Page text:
I’m also getting tired of the same handful of people harping about the school system every time there is a post related to it. If you are so firm in your convictions and have a serious commitment you should run for school board. Exactly what type of commitment does it take to write internet posts?

13 Al Hamilton September 3, 2013 at 12:34 PM

“Stop with the anonymity superiority.”

No!

My point is that if you lack the courage to stand in the public square and say this is who I am and this is what I believe then I, for one, will apply a significant discount to your words because they lack conviction.

In this case we have an anonymous poster criticizing Mr. Rossen because he has not offered his services to the town. Not because his thoughts are not correct but because he has not chosen to volunteer his time. Somehow, in this invisible “brick thrower” feels that in order for Mr. Rossen to have the right to speak he must give away some of his valuable time to the community.

Baloney!

This line of attack might have a smidgeon of validity if the poster had a track record of their own of public service. But of course we have no way of judging that. Instead, this is really just an attempt to silence Mr. Rossen so as to not have to deal with the uncomfortable issues he raises.

So, no, I will not shut up either. If you are going to criticize someone have the courage to come out of the shadows and do it face to face. Man or Woman up as the case may be.

14 Frank Crowell September 2, 2013 at 7:52 AM

Since we have data that I assume is accepted by the Superintendent’s office and the school committee (to say nothing of the school committee’s sensitivity to comparisons to other towns in the past), could our education leaders take a hard look and see if some improvement could be made to the taxpayer’s benefit.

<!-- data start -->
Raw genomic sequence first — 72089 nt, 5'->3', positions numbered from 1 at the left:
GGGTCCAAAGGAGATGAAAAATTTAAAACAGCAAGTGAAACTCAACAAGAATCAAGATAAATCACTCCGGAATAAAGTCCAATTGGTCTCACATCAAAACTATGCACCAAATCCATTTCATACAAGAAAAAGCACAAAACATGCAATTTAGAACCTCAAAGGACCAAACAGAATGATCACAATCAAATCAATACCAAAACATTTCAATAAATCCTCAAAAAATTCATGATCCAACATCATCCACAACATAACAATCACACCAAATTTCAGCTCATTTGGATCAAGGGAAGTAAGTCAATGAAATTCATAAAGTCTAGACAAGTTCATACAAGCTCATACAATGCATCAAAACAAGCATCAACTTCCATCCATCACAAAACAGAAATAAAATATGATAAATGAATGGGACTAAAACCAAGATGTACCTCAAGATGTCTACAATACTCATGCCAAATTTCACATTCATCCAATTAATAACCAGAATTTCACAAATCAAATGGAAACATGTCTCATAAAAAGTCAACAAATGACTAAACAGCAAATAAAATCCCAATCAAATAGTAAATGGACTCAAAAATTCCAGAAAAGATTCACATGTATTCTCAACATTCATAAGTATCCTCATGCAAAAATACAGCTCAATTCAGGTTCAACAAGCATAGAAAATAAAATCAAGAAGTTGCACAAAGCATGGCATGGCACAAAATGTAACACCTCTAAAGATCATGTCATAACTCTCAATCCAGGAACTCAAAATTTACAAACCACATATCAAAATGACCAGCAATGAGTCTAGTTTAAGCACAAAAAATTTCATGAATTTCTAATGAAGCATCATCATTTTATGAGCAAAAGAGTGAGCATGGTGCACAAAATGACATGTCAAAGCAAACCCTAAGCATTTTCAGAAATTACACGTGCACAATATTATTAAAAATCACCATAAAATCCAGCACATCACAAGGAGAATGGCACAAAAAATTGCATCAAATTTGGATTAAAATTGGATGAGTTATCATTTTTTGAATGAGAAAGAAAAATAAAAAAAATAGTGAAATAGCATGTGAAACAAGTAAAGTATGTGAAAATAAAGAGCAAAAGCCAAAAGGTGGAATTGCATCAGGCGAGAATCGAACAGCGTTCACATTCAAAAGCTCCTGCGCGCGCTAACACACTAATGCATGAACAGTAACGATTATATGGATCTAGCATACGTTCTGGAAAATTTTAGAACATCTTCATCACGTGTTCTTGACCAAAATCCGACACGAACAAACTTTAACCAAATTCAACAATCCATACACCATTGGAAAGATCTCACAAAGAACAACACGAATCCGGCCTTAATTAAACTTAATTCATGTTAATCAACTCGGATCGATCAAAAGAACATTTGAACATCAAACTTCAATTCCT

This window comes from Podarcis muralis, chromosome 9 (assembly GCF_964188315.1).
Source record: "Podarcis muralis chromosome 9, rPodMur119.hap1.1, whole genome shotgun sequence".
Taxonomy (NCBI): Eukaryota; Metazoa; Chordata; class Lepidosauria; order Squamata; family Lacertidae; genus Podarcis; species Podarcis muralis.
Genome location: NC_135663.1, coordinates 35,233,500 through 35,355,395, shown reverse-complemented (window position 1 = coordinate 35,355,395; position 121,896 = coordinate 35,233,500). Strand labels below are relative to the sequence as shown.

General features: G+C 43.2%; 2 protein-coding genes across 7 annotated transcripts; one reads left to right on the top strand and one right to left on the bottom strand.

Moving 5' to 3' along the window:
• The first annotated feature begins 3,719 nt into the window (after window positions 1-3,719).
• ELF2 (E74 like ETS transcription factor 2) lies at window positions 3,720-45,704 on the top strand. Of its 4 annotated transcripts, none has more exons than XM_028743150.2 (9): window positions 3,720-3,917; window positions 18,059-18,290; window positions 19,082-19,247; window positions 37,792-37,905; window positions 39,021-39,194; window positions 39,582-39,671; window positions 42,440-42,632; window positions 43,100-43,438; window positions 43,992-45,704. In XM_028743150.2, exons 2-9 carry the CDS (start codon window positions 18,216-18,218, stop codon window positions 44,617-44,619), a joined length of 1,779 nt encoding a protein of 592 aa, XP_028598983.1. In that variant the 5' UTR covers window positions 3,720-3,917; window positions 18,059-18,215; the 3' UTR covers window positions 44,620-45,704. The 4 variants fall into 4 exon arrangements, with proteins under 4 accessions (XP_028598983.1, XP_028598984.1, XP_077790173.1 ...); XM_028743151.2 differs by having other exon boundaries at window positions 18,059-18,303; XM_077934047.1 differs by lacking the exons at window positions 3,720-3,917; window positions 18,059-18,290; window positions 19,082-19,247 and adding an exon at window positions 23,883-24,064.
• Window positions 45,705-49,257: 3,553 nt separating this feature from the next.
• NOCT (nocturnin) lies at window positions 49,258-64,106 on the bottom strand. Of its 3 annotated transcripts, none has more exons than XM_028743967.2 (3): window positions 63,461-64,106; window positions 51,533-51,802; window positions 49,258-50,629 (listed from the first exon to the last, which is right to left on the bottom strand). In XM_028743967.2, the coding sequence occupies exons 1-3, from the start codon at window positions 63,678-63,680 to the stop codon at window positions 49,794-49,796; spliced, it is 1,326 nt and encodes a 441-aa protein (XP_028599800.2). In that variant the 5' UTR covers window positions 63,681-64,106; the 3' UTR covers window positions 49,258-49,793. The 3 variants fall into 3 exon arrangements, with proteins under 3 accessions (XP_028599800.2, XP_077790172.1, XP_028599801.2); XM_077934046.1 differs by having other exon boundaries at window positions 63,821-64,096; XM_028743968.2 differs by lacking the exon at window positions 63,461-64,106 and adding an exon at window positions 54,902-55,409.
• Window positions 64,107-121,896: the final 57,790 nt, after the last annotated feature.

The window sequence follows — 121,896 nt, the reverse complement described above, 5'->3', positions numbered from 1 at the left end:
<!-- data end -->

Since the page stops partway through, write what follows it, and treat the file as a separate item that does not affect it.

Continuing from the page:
Acton is ranked 24, has an average class size of 22.5 and the cost per student is $11,480. Southborough spends 20% more on K-8 per child. We have almost four children less per class and we are ranked lower then Acton.

When we hear about school budgets every year, we are told that all the cuts that can be done have been done. We could not possibly go to more then 20 students per teacher. Yet Acton, which I consider close to Southborough in many respects, has found a way to better our performance on a smaller budget and larger classroom size.

Certainly some will tell me I am looking at the glass half empty. Look at what Lincoln spends ($20K per child), they’ll say. We could do better then that argument and with the upcoming difficult years ahead, we should expect better.

15 Al Hamilton September 2, 2013 at 8:04 AM

I find it curious that you forgot to thank the people and businesses that actually pay for the schools. I guess that is the prevailing attitude.

As for cost effectiveness, what evidence to you have to support that claim. Our teachers are paid well above the state average, Mr. Rooney has presented data that other comparable systems have significantly lower costs per student. We continue to operate a 4 school system even though our enrollments are 100’s of students less than when we operated in a 3 school footprint with less square feet.

These are all facts.

16 SB Resident September 3, 2013 at 12:02 PM